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Advisers fight new rules allowing secret hearings

Independent financial advisers are pushing back against new regulations for mutual fund advisers, arguing it will be too easy for the industry's regulator to hold secret hearings to cancel a broker's registration to operate.

The Ontario Securities Commission (OSC) said yesterday that it will hold a hearing June 5 to consider a complaint from the Independent Financial Brokers of Canada (IFB), which represents about 4,000 independently employed financial services advisers across Canada.

The association is protesting a new bylaw adopted last year that allows the Mutual Fund Dealers Association of Canada (MFDA), a self-regulatory organization overseeing the mutual fund industry, to suspend or terminate the registration of a mutual fund salesperson under various circumstances.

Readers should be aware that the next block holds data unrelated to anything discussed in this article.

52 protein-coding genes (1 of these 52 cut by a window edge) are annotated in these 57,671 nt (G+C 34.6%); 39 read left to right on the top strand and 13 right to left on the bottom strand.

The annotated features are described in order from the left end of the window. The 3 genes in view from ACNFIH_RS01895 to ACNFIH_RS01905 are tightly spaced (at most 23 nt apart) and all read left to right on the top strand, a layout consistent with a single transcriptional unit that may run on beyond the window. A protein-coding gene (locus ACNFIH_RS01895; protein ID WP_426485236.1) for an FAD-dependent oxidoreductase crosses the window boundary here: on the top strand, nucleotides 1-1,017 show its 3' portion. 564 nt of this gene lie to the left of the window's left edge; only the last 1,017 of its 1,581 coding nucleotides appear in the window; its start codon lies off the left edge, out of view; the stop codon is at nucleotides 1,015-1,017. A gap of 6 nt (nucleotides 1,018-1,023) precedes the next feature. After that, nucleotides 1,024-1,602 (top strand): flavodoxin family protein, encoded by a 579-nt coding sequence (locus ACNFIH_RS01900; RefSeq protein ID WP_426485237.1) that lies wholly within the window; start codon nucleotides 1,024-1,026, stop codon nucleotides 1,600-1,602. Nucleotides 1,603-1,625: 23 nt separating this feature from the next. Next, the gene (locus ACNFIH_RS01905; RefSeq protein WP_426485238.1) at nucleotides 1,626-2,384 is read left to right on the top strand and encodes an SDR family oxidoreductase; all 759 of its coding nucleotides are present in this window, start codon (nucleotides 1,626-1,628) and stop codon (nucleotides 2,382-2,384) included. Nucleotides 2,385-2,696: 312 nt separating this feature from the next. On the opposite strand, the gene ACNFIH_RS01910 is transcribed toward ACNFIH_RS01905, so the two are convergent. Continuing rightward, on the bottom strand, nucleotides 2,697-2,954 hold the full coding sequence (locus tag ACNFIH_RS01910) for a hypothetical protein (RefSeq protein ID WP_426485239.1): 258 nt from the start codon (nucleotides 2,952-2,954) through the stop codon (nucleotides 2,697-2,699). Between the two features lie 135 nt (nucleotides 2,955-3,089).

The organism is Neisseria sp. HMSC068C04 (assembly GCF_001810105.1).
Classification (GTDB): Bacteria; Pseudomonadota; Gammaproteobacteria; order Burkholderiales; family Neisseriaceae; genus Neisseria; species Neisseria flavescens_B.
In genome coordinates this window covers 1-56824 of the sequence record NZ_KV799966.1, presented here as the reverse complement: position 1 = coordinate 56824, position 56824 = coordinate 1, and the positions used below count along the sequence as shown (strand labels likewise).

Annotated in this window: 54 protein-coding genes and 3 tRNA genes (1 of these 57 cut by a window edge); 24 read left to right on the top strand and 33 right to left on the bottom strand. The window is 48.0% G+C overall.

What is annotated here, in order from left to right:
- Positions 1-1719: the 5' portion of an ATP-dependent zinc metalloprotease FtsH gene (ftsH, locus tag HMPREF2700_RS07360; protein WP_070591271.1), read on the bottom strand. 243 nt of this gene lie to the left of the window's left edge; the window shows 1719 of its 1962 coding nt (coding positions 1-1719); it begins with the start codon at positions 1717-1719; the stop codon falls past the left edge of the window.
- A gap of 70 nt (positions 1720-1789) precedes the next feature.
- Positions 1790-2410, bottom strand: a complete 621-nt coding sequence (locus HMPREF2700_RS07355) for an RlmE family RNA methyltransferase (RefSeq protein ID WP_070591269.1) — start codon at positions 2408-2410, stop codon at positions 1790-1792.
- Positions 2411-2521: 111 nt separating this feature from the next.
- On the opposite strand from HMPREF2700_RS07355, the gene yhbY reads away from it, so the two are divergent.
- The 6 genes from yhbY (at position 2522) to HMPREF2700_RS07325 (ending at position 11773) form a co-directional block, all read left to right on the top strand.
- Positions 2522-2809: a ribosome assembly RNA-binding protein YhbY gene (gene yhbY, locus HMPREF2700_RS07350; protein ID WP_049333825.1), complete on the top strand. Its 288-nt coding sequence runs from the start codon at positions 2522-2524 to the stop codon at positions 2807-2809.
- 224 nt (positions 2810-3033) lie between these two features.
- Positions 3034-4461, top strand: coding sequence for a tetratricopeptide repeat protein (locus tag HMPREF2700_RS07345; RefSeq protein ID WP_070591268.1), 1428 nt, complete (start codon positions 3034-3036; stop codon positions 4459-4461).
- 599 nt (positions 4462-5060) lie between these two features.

IFB lawyer Alistair Crawley said advisers are concerned that hearings can be held without notifying the affected person or giving them the right to attend, using broad new language that allows a secret hearing if notification "would be prejudicial to the public interest."

Mr. Crawley said the IFB accepts that there will be cases where the MFDA needs to act quickly to protect clients, but said the new bylaws are too broad. "What this rule does is it ignores the fundamental principle that there will be no proceeding brought against you without the provision of reasonable notice, which is one of the cornerstones of the principle of natural justice," Mr. Crawley said.

The dispute pits the MFDA against many of the independent mutual fund brokers it regulates, who say the watchdog's desire to beef up its powers to protect investors has to be balanced against the protection of brokers' legal rights.

MFDA vice-president Shaun Devlin said the regulation gives the MFDA the same powers as the OSC, with both organizations' rules citing the "public interest" to determine when a hearing can be held without notification.

© 2007 The Globe and Mail. All rights reserved.

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